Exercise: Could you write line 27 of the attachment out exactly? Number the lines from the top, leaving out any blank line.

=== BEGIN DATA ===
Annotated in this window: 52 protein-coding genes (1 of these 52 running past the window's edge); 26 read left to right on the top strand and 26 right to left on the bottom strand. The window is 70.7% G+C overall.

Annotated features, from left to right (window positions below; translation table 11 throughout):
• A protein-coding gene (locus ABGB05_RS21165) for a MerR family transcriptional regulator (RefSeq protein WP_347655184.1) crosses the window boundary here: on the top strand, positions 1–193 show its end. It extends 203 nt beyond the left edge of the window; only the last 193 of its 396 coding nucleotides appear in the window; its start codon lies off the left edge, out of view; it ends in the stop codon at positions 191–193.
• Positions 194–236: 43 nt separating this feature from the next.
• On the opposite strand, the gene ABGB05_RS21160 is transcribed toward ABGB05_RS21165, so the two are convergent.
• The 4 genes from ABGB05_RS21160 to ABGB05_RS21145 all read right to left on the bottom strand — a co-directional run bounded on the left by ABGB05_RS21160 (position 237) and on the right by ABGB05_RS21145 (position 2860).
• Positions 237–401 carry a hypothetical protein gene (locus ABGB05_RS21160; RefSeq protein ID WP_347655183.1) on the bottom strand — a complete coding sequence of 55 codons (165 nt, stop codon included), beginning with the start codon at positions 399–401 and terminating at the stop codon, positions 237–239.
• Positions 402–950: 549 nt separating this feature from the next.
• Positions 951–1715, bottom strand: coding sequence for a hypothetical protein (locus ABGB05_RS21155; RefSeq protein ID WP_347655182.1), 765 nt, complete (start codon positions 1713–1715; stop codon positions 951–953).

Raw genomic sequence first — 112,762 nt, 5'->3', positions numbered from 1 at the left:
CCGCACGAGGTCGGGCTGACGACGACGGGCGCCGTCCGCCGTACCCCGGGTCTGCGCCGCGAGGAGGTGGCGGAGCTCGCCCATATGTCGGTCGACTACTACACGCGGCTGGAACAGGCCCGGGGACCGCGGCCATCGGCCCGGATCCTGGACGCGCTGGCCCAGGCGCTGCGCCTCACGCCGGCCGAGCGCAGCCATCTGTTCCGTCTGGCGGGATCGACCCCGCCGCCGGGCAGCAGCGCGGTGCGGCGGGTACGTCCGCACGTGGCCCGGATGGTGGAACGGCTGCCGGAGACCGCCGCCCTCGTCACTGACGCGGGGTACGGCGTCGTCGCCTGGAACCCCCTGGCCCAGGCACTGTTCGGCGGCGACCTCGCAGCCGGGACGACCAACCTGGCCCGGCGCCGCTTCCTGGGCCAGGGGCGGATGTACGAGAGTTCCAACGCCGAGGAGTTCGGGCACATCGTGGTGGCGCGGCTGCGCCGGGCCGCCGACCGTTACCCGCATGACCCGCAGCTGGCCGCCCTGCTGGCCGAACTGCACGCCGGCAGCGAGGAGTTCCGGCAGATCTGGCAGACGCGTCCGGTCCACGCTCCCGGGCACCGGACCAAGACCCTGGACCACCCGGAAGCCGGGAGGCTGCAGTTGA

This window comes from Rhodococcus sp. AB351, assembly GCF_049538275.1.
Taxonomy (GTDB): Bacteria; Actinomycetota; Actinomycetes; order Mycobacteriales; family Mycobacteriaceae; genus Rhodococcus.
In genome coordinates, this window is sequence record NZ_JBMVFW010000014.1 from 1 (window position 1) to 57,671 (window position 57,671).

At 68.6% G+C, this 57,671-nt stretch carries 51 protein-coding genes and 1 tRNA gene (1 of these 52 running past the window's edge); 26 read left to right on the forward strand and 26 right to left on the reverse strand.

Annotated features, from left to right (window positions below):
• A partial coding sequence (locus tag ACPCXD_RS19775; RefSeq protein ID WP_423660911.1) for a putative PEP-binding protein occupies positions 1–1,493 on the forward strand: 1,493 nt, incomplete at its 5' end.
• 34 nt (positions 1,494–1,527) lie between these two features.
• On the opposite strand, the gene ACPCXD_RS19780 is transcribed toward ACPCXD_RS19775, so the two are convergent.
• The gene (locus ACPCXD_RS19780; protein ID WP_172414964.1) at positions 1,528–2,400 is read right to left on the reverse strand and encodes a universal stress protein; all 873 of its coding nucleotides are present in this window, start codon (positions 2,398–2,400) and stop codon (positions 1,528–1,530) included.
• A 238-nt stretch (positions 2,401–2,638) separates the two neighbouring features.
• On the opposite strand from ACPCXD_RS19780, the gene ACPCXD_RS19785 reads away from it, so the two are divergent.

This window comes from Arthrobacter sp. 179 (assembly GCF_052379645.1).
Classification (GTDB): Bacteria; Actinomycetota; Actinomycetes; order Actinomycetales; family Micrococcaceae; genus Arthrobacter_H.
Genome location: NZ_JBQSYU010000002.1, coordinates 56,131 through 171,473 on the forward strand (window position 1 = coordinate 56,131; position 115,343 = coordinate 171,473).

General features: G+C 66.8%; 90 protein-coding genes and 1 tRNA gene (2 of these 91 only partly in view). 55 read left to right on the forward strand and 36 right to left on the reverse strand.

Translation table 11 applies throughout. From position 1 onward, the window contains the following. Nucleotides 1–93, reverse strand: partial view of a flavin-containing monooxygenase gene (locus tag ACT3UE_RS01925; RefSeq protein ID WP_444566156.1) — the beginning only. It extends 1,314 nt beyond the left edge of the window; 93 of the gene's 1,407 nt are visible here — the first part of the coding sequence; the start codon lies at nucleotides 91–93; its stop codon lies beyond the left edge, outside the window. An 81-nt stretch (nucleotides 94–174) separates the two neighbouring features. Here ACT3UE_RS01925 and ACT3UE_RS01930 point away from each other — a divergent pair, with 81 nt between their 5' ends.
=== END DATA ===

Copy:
Translation table 11 applies throughout. From position 1 onward, the window contains the following. Nucleotides 1–93, reverse strand: partial view of a flavin-containing monooxygenase gene (locus tag ACT3UE_RS01925; RefSeq protein ID WP_444566156.1) — the beginning only. It extends 1,314 nt beyond the left edge of the window; 93 of the gene's 1,407 nt are visible here — the first part of the coding sequence; the start codon lies at nucleotides 91–93; its stop codon lies beyond the left edge, outside the window. An 81-nt stretch (nucleotides 94–174) separates the two neighbouring features. Here ACT3UE_RS01925 and ACT3UE_RS01930 point away from each other — a divergent pair, with 81 nt between their 5' ends.